A SQUID (for superconducting quantum interference device) is a very sensitive magnetometer used to measure extremely weak magnetic fields, based on superconducting loops containing Josephson junctions.
SQUIDs are sensitive enough to measure fields as low as 5 aT (5×10−18 T) within a few days of averaged measurements. Their noise levels are as low as 3 fT·Hz-½. For comparison, a typical refrigerator magnet produces 0.01 tesla (10−2 T), and some processes in animals produce very small magnetic fields between 10−9 T and 10−6 T. Recently invented SERF atomic magnetometers are potentially more sensitive and do not require cryogenic refrigeration but are orders of magnitude larger in size (~1 cm3) and must be operated in a near-zero magnetic field.
History and design
There are two main types of SQUID: direct current (DC) and radio frequency (RF). RF SQUIDs can work with only one Josephson junction, which might make them cheaper to produce, but are less sensitive.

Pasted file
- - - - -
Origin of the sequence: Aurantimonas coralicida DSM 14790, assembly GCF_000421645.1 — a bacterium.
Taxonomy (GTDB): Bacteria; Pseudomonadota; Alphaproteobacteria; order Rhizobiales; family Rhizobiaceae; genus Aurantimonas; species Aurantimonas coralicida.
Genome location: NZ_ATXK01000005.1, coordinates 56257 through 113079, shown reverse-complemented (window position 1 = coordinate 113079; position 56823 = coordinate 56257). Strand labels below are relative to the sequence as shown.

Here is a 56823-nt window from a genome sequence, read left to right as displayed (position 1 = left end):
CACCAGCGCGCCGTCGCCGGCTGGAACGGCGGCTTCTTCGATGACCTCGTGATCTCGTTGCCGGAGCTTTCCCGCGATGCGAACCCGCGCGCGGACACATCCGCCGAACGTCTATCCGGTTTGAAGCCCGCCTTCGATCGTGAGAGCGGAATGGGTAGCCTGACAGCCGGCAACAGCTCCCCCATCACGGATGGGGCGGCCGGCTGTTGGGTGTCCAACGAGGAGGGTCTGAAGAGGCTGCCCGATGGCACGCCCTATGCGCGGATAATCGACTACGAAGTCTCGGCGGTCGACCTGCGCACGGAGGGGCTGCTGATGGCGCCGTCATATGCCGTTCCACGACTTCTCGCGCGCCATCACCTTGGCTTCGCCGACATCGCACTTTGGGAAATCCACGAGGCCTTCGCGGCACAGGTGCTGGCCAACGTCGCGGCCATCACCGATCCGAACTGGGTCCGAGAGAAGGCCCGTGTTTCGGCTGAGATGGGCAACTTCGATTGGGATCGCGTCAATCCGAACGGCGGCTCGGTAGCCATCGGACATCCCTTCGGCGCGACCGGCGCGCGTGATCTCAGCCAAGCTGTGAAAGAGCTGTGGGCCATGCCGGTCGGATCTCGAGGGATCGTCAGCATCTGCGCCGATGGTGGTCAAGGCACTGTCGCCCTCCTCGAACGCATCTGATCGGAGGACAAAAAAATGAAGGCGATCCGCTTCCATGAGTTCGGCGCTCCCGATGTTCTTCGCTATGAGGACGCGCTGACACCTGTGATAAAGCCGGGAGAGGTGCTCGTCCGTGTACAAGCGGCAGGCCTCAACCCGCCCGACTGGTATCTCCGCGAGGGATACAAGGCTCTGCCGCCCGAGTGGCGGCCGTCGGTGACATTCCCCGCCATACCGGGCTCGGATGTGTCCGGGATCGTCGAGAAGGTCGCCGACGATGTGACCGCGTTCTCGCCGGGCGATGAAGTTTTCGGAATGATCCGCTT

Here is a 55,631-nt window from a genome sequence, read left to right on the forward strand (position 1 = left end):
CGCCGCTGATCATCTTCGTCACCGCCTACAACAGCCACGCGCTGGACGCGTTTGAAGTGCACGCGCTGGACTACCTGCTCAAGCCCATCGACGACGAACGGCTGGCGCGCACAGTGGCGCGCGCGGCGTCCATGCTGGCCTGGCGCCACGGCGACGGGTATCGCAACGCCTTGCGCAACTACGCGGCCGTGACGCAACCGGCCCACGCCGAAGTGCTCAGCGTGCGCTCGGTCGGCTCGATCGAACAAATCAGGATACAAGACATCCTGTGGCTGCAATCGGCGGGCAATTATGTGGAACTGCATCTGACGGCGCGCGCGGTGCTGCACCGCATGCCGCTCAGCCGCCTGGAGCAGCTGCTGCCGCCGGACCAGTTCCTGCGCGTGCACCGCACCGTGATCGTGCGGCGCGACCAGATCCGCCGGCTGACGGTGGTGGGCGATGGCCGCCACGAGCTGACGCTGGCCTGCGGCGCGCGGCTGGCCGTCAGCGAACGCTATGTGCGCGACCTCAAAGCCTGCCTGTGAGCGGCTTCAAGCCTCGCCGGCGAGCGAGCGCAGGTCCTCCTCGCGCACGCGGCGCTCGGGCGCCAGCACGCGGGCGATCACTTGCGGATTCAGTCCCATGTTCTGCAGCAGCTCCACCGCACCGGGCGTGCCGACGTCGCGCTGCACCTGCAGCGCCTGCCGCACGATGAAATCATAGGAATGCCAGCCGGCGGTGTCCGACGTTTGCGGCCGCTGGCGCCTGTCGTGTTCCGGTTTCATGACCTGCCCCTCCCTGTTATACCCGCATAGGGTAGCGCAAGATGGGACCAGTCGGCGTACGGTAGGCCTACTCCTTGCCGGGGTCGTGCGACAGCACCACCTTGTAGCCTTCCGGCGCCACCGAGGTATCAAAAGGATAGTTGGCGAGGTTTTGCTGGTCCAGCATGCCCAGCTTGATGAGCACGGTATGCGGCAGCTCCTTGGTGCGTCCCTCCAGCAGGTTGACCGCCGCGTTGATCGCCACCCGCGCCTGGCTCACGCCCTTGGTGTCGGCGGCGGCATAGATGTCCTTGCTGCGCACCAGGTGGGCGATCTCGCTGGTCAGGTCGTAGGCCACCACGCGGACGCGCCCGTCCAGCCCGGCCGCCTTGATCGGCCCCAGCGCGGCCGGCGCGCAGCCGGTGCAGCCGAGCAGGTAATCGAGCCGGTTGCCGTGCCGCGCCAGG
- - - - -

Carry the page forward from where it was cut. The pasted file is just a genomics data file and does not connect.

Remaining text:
The DC SQUID was invented in 1964 by Robert Jaklevic, John J. Lambe, James Mercereau, and Arnold Silver of Ford Research Labs after Brian David Josephson postulated the Josephson effect in 1962 and the first Josephson Junction was made by John Rowell and Philip Anderson at Bell Labs in 1963. It has two Josephson junctions in parallel in a superconducting loop. It is based on the DC Josephson effect. In the absence of any external magnetic field, the input current I splits into the two branches equally. Now, consider if a small amount of external flux is applied to the superconducting loop. This results in the screening currents that generate the magnetic field to cancel this applied external flux. The current in one of the branches of the superconducting loop is in the direction of I, and is equal to I /2+ Is/2 and in the second branch is in the opposite direction of I and is equal to I /2− Is/2. As soon as the current in any one of the branches exceeds the critical current for the...